OK, the last two posts with quotes from philosophers were at least remotely relevant to recent discussions on this blog. These quotes will be completely irrelevant, but they’ve stuck with me since I first read them at least a decade ago, and have been on my mind recently, so I thought I’d post them. They’re from letters by Nietzsche to friends Cosima Wagner, Richard Wagner’s widow, and Jacob Burckhardt, a historian, written in January, 1889, soon after his “psychotic break.” The translations are from here (where you an read other January, 1889 letters).
Letter from January 3, 1889 to Cosima Wagner:
To Princess Ariadne, My Beloved.
It is a mere prejudice that I am a human being. Yet I have often enough dwelled among human beings and I know the things human beings experience, from the lowest to the highest. Among the Hindus I was Buddha, in Greece Dionysus–Alexander and Caesar were incarnations of me, as well as the poet of Shakespeare, Lord Bacon. Most recently I was Voltaire and Napoleon, perhaps also Richard Wagner … However, I now come as Dionysus victorious, who will prepare a great festival on Earth … Not as though I had much time … The heavens rejoice to see me here … I also hung on the cross …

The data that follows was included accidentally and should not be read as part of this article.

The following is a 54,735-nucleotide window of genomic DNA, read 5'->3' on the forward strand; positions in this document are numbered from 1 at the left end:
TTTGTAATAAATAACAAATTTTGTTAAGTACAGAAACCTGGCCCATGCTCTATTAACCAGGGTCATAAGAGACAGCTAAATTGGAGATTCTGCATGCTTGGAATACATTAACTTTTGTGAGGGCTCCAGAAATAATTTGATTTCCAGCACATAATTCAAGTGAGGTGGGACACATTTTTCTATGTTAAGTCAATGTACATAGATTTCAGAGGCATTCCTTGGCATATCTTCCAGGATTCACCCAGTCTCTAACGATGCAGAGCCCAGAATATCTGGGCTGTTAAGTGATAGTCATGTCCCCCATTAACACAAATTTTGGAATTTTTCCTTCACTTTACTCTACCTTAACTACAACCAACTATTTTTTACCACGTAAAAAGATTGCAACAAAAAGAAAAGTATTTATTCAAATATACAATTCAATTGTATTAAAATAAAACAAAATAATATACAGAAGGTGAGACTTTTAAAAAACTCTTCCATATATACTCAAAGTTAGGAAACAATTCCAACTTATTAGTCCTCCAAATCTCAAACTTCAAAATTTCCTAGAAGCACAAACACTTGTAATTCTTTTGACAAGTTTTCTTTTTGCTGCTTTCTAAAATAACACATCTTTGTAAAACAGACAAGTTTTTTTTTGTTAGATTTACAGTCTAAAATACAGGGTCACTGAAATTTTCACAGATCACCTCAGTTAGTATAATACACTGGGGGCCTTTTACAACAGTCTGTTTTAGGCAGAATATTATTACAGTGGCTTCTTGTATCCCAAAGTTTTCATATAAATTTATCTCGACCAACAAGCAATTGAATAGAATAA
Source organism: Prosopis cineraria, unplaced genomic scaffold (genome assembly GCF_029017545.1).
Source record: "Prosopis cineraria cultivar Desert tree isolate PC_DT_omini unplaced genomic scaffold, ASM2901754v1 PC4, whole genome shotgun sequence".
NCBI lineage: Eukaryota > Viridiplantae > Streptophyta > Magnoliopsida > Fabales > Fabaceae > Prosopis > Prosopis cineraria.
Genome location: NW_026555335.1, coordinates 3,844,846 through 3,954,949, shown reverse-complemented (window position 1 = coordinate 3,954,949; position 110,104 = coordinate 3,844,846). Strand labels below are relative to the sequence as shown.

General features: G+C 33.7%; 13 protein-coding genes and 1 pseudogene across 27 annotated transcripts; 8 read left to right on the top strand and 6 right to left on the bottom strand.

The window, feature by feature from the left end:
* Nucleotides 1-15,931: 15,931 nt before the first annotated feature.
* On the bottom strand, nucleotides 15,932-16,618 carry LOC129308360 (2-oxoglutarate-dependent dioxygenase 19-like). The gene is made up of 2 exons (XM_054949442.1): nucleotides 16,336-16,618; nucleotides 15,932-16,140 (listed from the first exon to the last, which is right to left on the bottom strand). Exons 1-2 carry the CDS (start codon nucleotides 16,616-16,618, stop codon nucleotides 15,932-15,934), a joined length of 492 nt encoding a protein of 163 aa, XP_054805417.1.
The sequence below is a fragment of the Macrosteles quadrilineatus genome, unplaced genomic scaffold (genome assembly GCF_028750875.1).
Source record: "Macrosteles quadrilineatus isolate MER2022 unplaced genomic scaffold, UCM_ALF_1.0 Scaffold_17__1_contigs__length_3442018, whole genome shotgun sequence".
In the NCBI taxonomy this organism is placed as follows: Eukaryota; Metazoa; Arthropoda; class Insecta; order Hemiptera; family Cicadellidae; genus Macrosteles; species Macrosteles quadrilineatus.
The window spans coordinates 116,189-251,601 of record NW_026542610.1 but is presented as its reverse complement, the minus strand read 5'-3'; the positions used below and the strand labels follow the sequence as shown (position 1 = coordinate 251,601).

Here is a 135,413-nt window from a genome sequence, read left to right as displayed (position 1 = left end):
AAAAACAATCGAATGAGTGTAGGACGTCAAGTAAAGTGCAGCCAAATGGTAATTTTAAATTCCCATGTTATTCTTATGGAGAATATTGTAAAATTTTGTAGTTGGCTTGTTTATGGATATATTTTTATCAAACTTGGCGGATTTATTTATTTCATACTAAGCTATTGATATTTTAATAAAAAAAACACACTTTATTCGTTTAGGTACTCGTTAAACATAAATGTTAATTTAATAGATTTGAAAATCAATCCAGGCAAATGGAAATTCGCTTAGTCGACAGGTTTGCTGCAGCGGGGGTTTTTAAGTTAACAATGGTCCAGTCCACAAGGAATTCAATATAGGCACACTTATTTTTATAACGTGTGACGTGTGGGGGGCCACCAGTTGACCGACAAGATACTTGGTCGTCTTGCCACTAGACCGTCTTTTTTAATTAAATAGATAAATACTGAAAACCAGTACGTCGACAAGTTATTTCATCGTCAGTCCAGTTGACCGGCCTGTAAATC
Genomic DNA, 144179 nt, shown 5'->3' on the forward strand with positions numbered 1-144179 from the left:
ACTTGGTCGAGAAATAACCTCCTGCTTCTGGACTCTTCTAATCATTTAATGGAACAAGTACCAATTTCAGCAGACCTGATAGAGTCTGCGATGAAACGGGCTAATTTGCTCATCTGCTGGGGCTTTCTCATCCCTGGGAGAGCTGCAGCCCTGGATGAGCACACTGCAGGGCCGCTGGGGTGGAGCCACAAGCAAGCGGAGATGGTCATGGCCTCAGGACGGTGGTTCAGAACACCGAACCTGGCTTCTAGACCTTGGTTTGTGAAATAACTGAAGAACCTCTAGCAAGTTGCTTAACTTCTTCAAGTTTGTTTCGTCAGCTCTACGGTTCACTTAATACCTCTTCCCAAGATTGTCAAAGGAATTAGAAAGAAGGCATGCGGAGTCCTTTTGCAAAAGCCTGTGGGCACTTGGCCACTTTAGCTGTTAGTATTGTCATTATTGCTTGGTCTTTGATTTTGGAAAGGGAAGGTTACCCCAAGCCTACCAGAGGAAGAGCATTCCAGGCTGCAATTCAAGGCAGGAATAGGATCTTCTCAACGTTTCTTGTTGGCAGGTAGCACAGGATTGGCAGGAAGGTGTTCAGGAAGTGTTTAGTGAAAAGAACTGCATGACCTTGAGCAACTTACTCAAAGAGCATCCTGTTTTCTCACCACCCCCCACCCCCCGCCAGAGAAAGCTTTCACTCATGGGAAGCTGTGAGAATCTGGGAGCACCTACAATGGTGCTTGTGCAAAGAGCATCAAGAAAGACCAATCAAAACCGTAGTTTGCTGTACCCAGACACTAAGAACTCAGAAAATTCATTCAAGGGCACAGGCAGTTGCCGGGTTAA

From a letter to Jacob Burckhardt, on January 6, 1889:
What is unpleasant and a strain on my modesty is that in fact I am every name in history; and as for the children I have brought into the world, I ponder with some misgiving the possibility that not everyone who enters the “kingdom of God” also comes from God.
And later in that same letter:
I go everywhere in my student coat, now and then slap someone on the back, and say: siamo contenti? son dio, ho fatto questa caricatura …
The Italian is translated as “Is everything OK? I am God, this farce is my creation.”